Your health is a priority.

The Department of Graduate Medical Education is committed to ensuring that all of our residents and fellows remain physically and mentally healthy while completing their training program. Residency and fellowship training can be an inherently stressful time, and it is important to take care of yourself so that you can get the most out of your educational experience.

The Physician Learner Wellness Program seeks to provide an array of services to increase clinician wellness and reduce burnout and distress, thereby facilitating a strong and thriving workforce. Many medical professionals experience stress under the unique demands of working in an academic medical environment. Sometimes, we can be resilient in the face of severe stress, but at other times we can become overwhelmed and may benefit from additional support. We are here to help you address any problems or concerns, personal or professional.

Trainees have several avenues in which to receive the help and resources they may need to maintain and also improve their overall well-being:

  • Self-study Resources
  • Counseling through the Employee Assistance Program
  • Open Door Policy to speak with GME Administration
  • ACGME Tool Box

Self- Study Resources

Keeping tabs on your own psychological well-being is a crucial part of maintaining overall health and successfully working towards your goals, both personally and professionally. Psychological well-being is complex and fluid, and it can even shift from week to week, based on a variety of factors such as your physical health, work hours, rotation, or stress level, so it is imperative to “check in” with yourself on a regular basis.

Self-assessment surveys allow trainees to maintain an awareness of their well-being and empowering them to address any areas of concern early on. Our trainees are encouraged to periodically complete self-assessments to determine how well they are caring for themselves.

Please select a self-assessment survey to complete:

Alcohol Use


Compassion Fatigue


Eating Disorder

Well-Being Index

We encourage all of our physician learners to explore the resources listed below for the most common well-being topics faced by physician learners today.  The resources provided are intended to help you combat any well-being issues you may be experiencing and to encourage and promote your overall health.

Alcohol or Substance abuse 



Financial Health

Managing Mental Health during COVID-19

Meditation, Relaxation and Exercise Apps


Stress Management


Employee Assistance Program (EAP)

UCF residents and fellows are able to take advantage of our new Employee Assistance Program, Health Advocate, which provides free and confidential counseling and coaching services. Through the EAP, employees are provided with experienced, professional counselors who are available to help with virtually all types of personal problems, such as financial, alcohol/drug abuse, psychological, job burnout, stress, child concerns, marital issues, and adult dependent care.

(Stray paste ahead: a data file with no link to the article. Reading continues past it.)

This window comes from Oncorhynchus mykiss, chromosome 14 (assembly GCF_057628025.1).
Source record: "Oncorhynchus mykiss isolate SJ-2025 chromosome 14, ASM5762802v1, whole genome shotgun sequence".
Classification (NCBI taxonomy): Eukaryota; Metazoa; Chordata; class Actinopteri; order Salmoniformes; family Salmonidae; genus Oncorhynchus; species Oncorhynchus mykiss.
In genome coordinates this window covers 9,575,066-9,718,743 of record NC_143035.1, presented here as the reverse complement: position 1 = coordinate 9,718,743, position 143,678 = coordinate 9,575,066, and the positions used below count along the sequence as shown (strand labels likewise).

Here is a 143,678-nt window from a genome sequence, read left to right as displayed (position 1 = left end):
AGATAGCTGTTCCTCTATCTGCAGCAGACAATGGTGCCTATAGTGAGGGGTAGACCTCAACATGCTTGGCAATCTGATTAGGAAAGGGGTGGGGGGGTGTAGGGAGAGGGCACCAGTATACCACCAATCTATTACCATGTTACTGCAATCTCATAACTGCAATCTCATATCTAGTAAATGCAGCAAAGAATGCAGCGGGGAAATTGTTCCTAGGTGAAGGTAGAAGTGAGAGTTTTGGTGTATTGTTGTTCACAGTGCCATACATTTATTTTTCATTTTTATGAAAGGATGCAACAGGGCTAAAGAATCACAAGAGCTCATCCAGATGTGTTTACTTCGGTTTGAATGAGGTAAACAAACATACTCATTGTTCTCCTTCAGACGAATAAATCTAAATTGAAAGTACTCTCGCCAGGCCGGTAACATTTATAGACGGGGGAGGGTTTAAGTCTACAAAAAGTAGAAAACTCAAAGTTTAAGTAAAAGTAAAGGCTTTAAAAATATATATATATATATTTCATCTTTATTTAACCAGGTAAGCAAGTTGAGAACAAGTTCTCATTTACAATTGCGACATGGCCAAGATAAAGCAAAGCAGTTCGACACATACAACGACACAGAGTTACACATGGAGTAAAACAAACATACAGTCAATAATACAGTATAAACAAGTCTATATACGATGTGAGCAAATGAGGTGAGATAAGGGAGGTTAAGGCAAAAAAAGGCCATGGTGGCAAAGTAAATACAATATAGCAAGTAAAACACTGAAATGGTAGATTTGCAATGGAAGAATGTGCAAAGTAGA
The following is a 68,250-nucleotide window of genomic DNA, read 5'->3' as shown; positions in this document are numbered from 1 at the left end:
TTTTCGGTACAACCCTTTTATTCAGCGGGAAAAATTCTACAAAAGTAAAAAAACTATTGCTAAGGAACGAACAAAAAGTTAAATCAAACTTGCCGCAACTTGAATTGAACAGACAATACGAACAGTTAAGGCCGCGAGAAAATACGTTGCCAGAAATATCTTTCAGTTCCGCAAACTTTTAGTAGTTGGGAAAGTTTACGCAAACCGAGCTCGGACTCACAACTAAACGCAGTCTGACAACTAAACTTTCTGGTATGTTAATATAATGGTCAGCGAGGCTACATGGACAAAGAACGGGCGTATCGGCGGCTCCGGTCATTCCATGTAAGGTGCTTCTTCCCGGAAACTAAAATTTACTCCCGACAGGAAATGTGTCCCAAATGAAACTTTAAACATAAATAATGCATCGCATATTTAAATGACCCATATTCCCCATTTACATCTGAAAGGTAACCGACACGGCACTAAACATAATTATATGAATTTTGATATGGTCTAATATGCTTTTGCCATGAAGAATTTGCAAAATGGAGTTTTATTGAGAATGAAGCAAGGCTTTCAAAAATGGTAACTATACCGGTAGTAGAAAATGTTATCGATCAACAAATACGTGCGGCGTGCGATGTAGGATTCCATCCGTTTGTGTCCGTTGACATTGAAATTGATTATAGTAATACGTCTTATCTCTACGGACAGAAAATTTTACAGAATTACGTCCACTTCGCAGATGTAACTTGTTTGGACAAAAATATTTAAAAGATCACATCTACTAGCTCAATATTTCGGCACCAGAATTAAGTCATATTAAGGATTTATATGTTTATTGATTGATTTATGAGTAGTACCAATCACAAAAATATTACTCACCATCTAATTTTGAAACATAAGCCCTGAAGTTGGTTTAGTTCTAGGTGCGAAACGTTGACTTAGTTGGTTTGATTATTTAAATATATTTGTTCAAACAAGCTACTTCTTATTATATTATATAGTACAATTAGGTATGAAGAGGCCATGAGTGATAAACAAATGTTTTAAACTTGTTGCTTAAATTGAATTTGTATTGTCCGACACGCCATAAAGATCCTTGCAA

UCF makes this service available to all employees and their eligible family members, including spouses, dependent children, parents, and parents-in-law.  Total confidentiality and anonymity is provided to those who call the EAP directly for consultation.

Visit for additional resources available to UCF employees through the Health Advocate EAP program or you may call 1-877-240-6863.

ACGME Tool Box

The ACGME’s Physician Well-Being initiative has expanded in recent years within the work of the organization and through partnerships in the medical community, with the ultimate goal of reducing burnout and helping physicians rediscover joy and meaning in work.

The ACGME recently launched AWARE, a suite of resources specifically designed for the GME community to promote well-being, mitigate the effects of stress, and prevent burnout. These include a variety of on-demand tools, such as a video skill-building workshop, podcasts, and an app.

Additional tools, resources, preventative practices and articles concerning anxiety, physician burnout, depression, self-compassion, stress and work/ life balance can be found on the ACGME wellness page.

Contact GME

  • Your local GME Director
  • GME Institutional Office
    • Stephanie Rivera-Velazquez (Associate GME Director) has an “open door” policy and is always ready and willing to help with resident concerns and problems. She can be reached via email at or at the UCF College of Medicine, Office 406N.
    • Cheryll Albold (Division Vice President, GME, North Florida Division, HCA)
    • MedHub – You can also anonymously report a concern to the Department of Graduate Medical Education via New Innovation.
    • GME Concern Card – Physician Learners can also report concerns anonymously by scanning the QR code here and located at each hospital site.

Additional Resources

Trainee Wellness Events